A worryingly vague email has just been sent out by British Airways to anyone who has recently booked an Avios redemption on a partner airline.
“As you’ve previously used your Avios to book reward flights with our global network of partner airlines, we wanted to let you know about some changes we’re making.
From 30 May 2019, we’ll be changing our Avios prices on reward flights with some of our partner airlines.
Don’t worry if you have an existing Avios booking with a partner airline. It’s still valid and you can make changes or cancel it if you need to*. Our new Avios prices will apply to any changes or new bookings you make after 30 May 2019.”
Here is the special page of ba.com it leads to:
“From 30 May 2019, we’ll be changing our Avios prices on reward flights with the following partner airlines:
- Alaska Airlines
- Air Italy
- American Airlines
- Cathay Pacific
- Japan Airlines
- Malaysia Airlines
- Qatar Airways
- Sri Lankan and
- Royal Jordanian Airlines
The price of Avios upgrades on American Airlines only will also be changing from 30 May 2019. You will pay the difference between the Avios prices of your booked cabin and your upgraded cabin.
Don’t worry if you have an existing Avios booking with one of these airlines. It’s still valid and you can make changes or cancel it if you need to*. Our new Avios prices will apply to any changes or new bookings you make after 30 May 2019.
There will be no change to our Avios prices for reward flights and upgrades with British Airways, Aer Lingus, Iberia or Vueling. The Avios prices for our other services are also unaffected, so you can continue to benefit from spending your Avios on our wide range of hotels, car hire and experiences.”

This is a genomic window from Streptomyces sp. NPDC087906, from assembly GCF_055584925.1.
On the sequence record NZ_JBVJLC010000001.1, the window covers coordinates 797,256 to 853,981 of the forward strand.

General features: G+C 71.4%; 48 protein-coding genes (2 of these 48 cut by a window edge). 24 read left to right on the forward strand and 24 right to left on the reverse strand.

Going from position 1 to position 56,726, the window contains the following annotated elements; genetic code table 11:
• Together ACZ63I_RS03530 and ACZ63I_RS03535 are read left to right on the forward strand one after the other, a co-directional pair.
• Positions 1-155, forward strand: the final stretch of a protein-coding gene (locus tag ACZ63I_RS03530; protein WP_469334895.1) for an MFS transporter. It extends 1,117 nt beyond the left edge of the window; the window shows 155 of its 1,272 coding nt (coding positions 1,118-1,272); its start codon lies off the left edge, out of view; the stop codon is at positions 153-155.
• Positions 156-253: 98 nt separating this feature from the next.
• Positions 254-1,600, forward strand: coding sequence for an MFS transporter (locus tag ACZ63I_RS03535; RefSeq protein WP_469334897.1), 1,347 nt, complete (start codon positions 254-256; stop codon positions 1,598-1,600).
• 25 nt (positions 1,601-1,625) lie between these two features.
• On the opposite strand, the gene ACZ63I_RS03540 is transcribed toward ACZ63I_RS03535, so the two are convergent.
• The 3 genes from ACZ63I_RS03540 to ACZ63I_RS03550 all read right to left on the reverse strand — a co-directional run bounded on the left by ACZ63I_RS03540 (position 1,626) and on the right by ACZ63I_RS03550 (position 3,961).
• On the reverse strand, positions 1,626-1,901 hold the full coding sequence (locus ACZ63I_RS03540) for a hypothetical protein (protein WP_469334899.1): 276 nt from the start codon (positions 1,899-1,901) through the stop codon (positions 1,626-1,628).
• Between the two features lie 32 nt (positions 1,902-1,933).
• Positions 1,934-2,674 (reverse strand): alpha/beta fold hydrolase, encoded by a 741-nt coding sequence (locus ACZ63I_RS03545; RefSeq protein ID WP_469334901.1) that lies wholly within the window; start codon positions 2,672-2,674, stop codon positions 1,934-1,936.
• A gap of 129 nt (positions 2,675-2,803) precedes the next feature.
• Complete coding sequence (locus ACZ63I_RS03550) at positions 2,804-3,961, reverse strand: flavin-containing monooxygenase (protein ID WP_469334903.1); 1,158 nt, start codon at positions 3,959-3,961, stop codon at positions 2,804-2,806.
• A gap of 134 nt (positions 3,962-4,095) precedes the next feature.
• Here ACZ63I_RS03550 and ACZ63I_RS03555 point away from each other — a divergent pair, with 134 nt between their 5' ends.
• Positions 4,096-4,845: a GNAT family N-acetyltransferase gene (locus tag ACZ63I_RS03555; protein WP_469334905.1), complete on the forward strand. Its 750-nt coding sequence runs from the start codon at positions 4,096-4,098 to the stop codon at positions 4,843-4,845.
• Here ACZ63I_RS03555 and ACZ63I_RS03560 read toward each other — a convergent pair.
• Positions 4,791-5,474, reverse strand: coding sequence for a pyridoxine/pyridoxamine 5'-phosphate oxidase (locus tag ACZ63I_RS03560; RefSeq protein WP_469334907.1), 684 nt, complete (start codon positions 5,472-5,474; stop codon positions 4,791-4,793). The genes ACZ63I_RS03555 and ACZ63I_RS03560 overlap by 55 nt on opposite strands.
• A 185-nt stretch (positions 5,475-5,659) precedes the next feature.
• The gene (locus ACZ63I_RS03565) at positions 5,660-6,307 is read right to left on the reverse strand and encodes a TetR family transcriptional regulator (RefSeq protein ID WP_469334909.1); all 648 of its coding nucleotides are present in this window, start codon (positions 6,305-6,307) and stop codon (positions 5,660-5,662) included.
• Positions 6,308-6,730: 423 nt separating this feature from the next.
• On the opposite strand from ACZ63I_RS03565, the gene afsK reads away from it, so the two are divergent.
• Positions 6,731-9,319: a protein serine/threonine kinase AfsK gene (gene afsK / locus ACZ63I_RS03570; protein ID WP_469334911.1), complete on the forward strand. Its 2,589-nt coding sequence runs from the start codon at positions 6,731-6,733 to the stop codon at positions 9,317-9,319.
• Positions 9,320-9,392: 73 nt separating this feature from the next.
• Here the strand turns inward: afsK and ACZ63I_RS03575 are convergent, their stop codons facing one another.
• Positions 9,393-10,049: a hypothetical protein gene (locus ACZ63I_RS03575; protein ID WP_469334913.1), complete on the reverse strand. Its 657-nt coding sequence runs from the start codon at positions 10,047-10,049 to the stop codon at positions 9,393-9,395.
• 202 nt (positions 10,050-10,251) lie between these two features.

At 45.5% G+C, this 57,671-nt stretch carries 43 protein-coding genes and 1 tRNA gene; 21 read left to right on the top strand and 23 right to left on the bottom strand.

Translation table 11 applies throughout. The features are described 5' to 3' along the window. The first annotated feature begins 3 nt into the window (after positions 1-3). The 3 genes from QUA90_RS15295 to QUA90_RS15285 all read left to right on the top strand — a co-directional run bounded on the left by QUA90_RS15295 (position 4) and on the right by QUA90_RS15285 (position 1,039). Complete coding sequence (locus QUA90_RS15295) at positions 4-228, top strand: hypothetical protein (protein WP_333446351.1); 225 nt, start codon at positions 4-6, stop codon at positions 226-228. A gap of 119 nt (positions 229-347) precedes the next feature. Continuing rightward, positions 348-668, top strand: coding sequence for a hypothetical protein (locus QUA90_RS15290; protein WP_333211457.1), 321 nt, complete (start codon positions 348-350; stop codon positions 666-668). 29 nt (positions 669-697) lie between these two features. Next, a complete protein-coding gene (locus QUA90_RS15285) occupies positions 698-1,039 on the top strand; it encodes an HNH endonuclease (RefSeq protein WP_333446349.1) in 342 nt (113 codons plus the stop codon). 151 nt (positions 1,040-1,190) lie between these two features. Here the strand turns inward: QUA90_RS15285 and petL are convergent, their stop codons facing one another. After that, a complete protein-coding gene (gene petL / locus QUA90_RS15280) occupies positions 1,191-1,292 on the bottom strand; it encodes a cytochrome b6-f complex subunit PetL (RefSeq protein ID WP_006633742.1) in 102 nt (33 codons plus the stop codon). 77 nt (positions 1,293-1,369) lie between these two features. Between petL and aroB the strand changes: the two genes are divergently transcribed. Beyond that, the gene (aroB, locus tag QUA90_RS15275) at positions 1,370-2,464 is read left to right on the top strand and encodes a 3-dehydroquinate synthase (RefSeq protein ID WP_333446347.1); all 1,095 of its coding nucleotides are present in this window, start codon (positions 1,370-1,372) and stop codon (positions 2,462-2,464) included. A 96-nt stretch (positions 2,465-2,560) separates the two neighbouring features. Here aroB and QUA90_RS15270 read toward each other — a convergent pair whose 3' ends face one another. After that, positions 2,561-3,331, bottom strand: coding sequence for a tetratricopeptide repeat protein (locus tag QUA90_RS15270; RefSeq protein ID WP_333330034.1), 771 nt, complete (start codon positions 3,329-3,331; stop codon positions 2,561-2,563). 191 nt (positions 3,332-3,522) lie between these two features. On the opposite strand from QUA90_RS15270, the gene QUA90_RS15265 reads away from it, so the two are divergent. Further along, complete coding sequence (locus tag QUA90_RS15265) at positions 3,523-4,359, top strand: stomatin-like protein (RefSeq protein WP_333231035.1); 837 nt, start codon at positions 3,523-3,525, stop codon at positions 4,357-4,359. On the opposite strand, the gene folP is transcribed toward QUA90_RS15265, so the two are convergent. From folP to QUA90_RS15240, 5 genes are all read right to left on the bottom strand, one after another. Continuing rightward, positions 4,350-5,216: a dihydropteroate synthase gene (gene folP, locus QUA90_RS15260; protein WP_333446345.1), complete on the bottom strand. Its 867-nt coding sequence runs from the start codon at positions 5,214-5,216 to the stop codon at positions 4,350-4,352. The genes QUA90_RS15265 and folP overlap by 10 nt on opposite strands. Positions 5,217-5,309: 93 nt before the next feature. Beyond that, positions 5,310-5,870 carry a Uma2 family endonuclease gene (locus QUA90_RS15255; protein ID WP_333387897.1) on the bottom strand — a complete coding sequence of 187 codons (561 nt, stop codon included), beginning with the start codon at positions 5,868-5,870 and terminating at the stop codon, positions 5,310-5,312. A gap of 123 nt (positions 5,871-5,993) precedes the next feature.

This is, to put it mildly, not exactly informative.
The email is also untrue because as HFP readers know there ARE changes to Avios pricing on British Airways, which BA has already started to implement.
As far as I can see, the new pricing is not available anywhere on ba.com. The reward calculator only has the current prices.
My best guess, as part of BA’s continual efforts to make the Avios programme too confusing for anyone without a PhD in Mathematics, is that we will now have three levels of pricing:
off-peak for flights on BA
peak for flights on BA
pricing for flights on partner airlines
What is NOT clear is whether the current sector-by-sector pricing will remain as it is, or if we will move back to origin-to-destination pricing where the cost is driven by the overall distance and not the cost of each individual leg.
I don’t see a huge amount of logic to this. All I can think of is that – because taxes are generally lower on partner flights which don’t touch the UK – BA saw an opportunity to whack up the cost because they still look a bargain compared to ex-UK flights.
Anyway …. the little we know can be read here at ba.com.
PS. On the positive side, if this is genuinely the only change which is going to be made to Avios in the medium term then it won’t impact too many people based in the UK. We have already seen, for example, BA charging higher taxes and charges to US residents flying to the UK compared to UK residents flying to the US. I wouldn’t necessarily believe that though.
How to earn Avios from UK credit cards (January 2021)
As a reminder, there are various ways of earning Avios from UK credit cards. Many cards also have generous sign-up bonuses!
There are two official British Airways American Express cards:
You can also get generous sign-up bonuses by applying for American Express cards which earn Membership Rewards points, such as:
Click here to read our detailed summary of all UK credit cards which earn Avios. This includes both personal and small business cards.
If you have a small business, we especially recommend Capital On Cap’s Visa card which comes with a generous bonus worth 10,500 Avios:
(Want to earn more Avios? Click here to visit our home page for our latest articles on earning and spending your Avios points and click here to see how to earn more Avios this month from offers and promotions.)